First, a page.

¶6. On November 26, 2014, the Town filed an answer denying all of the allegations in the County's complaint and affirmatively asserting that House Bill 1002 is constitutional in all respects. In addition, the Town filed a counterclaim for injunctive relief against the County, asking the trial court to require the County to come into complance with House Bill 1002. The School District filed its answer and an identical counterclaim on January 28, 2015. ¶7. On February 5, 2015, the Town filed a separate Application for Preliminary Injunction seeking an order enjoining the County from disregarding the distribution mandates of House Bill 1002 and requiring the County to come into immediate compliance with the law. The School District joined in this application.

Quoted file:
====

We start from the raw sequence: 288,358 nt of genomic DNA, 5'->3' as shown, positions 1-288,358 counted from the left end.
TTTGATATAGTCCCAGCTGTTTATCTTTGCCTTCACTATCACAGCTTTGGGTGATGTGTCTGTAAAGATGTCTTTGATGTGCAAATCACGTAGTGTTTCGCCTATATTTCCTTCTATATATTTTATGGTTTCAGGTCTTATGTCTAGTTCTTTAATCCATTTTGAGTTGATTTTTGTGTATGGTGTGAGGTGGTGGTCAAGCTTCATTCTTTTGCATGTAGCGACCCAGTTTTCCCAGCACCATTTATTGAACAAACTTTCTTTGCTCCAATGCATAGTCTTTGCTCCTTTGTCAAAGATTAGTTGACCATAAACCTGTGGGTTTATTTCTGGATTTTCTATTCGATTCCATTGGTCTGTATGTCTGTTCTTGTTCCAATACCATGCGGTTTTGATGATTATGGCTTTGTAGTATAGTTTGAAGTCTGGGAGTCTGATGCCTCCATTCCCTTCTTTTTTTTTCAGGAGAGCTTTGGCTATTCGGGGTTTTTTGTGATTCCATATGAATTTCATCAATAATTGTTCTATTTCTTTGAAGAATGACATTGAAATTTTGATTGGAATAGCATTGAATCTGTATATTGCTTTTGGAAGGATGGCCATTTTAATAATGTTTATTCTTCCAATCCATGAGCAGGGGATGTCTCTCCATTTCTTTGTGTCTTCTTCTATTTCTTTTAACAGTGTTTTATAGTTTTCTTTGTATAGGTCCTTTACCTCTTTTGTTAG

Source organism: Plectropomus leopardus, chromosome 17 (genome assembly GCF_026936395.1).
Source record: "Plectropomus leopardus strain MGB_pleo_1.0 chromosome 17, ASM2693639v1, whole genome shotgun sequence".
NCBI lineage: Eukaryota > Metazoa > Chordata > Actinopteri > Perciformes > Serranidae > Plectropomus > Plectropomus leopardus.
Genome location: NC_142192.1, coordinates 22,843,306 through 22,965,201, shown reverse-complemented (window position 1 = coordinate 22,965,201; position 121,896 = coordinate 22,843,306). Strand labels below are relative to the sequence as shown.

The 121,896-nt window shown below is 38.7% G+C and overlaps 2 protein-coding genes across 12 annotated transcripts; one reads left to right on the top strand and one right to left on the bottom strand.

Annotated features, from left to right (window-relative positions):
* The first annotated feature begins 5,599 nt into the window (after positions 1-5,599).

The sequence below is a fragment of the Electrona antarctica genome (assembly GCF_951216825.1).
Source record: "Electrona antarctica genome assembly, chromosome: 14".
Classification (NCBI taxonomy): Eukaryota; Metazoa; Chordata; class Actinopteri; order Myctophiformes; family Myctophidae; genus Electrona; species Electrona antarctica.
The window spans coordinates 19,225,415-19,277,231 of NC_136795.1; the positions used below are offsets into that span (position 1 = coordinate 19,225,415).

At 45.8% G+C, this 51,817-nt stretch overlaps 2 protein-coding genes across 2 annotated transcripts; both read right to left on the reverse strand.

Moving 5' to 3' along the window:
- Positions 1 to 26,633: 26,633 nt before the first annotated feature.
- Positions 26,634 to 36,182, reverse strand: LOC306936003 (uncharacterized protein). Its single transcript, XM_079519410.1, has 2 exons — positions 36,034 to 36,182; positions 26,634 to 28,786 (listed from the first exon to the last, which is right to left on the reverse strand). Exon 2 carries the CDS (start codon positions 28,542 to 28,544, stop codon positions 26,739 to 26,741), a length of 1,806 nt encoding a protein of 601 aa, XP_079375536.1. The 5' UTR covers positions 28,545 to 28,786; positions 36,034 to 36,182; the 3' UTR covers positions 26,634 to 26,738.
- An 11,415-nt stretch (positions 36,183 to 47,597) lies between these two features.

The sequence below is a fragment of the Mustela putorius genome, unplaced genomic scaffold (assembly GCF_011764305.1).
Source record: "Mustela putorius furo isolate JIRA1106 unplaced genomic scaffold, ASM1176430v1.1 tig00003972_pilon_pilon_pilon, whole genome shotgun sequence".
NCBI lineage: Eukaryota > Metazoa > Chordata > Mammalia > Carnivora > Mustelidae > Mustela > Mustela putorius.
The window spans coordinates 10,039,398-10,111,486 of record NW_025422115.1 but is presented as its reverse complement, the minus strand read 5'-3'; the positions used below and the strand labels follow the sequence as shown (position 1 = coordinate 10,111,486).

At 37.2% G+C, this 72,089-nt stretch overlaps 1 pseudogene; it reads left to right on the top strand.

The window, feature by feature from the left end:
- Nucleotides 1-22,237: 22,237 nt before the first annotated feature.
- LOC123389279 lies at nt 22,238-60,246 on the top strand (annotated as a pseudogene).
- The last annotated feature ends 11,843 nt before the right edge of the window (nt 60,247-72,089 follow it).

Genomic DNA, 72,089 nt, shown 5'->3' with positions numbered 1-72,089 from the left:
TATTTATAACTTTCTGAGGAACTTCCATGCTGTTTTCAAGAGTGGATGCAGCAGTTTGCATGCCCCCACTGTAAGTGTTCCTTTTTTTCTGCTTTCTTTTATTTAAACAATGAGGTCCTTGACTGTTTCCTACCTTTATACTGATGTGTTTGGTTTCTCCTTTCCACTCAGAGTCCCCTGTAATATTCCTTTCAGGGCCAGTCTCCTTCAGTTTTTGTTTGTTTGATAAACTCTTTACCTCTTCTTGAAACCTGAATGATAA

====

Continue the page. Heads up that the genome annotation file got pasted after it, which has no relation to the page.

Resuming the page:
¶8. The trial court held a comprehensive hearing on the parties' competing motions on June 18, 2015. The parties were allowed to call witnesses and present evidence at this hearing. The County's primary argument at the hearing was that HB 1002 "causes Tunica County to donate, and to give without consideration - give away 24 percent of their money." The County also argued that HB 1002 conflicted with general statutes that authorized both counties and municipalities to collect "local government fees" from casinos operating within their borders. Following the hearing, the trial court issued an opinion holding that the County had not met its burden of proving that House Bill 1002 was unconstitutional. The court found that House Bill 1002 "and all its predecessors contain a clear and unambiguous legislative mandate as to how the fees accumulated by the enforcement of the Act are to be disbursed and must immediately be followed." Accordingly, the trial court denied the declaratory and injunctive relief requested by the County and granted the preliminary and permanent injunctive relief sought by the Town and the School District. The trial court also awarded attorneys' fees to the Town and the School District and ordered the County to be assessed interest at the highest legal rate for all funds it had been withholding from the Town and the School District in violation of House Bill 1002.